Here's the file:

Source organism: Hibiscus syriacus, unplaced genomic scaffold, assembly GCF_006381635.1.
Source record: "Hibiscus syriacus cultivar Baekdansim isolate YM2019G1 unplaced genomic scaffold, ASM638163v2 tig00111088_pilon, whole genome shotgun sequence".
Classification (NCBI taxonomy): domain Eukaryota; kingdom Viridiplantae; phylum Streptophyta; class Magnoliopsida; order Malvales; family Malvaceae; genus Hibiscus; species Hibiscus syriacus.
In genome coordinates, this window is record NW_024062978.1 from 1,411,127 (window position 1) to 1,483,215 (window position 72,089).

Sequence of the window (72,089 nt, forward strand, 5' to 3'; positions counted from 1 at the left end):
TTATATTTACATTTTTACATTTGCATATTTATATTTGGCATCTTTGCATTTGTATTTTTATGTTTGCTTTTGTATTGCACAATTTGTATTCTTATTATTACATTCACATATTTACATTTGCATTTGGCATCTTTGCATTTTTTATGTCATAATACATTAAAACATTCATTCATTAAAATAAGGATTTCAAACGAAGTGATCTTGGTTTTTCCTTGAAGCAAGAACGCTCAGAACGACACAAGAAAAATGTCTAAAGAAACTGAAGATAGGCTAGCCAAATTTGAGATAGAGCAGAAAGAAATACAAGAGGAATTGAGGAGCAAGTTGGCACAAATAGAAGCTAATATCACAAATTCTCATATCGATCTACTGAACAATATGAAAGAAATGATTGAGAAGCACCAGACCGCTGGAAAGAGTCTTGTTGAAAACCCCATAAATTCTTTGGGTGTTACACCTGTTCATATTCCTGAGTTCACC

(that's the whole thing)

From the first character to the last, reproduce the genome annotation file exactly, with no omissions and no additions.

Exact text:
Source organism: Hibiscus syriacus, unplaced genomic scaffold, assembly GCF_006381635.1.
Source record: "Hibiscus syriacus cultivar Baekdansim isolate YM2019G1 unplaced genomic scaffold, ASM638163v2 tig00111088_pilon, whole genome shotgun sequence".
Classification (NCBI taxonomy): domain Eukaryota; kingdom Viridiplantae; phylum Streptophyta; class Magnoliopsida; order Malvales; family Malvaceae; genus Hibiscus; species Hibiscus syriacus.
In genome coordinates, this window is record NW_024062978.1 from 1,411,127 (window position 1) to 1,483,215 (window position 72,089).

Sequence of the window (72,089 nt, forward strand, 5' to 3'; positions counted from 1 at the left end):
TTATATTTACATTTTTACATTTGCATATTTATATTTGGCATCTTTGCATTTGTATTTTTATGTTTGCTTTTGTATTGCACAATTTGTATTCTTATTATTACATTCACATATTTACATTTGCATTTGGCATCTTTGCATTTTTTATGTCATAATACATTAAAACATTCATTCATTAAAATAAGGATTTCAAACGAAGTGATCTTGGTTTTTCCTTGAAGCAAGAACGCTCAGAACGACACAAGAAAAATGTCTAAAGAAACTGAAGATAGGCTAGCCAAATTTGAGATAGAGCAGAAAGAAATACAAGAGGAATTGAGGAGCAAGTTGGCACAAATAGAAGCTAATATCACAAATTCTCATATCGATCTACTGAACAATATGAAAGAAATGATTGAGAAGCACCAGACCGCTGGAAAGAGTCTTGTTGAAAACCCCATAAATTCTTTGGGTGTTACACCTGTTCATATTCCTGAGTTCACC